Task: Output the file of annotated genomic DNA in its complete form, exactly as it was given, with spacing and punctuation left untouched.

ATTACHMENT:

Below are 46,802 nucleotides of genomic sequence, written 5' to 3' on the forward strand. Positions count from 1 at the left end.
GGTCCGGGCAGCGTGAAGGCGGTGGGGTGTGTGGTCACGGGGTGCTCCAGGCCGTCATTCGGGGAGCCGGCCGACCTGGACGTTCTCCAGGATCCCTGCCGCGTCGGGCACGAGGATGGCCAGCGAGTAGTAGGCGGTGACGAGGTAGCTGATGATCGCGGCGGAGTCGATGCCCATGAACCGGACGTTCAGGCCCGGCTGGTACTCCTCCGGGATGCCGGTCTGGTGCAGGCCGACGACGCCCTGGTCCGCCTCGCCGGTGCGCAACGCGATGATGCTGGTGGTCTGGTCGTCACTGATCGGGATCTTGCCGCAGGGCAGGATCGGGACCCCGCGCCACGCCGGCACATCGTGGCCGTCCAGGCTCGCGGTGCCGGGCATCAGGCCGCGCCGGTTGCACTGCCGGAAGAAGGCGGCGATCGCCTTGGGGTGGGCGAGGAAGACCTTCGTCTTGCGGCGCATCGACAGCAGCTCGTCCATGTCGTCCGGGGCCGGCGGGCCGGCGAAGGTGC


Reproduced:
Below are 46,802 nucleotides of genomic sequence, written 5' to 3' on the forward strand. Positions count from 1 at the left end.
GGTCCGGGCAGCGTGAAGGCGGTGGGGTGTGTGGTCACGGGGTGCTCCAGGCCGTCATTCGGGGAGCCGGCCGACCTGGACGTTCTCCAGGATCCCTGCCGCGTCGGGCACGAGGATGGCCAGCGAGTAGTAGGCGGTGACGAGGTAGCTGATGATCGCGGCGGAGTCGATGCCCATGAACCGGACGTTCAGGCCCGGCTGGTACTCCTCCGGGATGCCGGTCTGGTGCAGGCCGACGACGCCCTGGTCCGCCTCGCCGGTGCGCAACGCGATGATGCTGGTGGTCTGGTCGTCACTGATCGGGATCTTGCCGCAGGGCAGGATCGGGACCCCGCGCCACGCCGGCACATCGTGGCCGTCCAGGCTCGCGGTGCCGGGCATCAGGCCGCGCCGGTTGCACTGCCGGAAGAAGGCGGCGATCGCCTTGGGGTGGGCGAGGAAGACCTTCGTCTTGCGGCGCATCGACAGCAGCTCGTCCATGTCGTCCGGGGCCGGCGGGCCGGCGAAGGTGC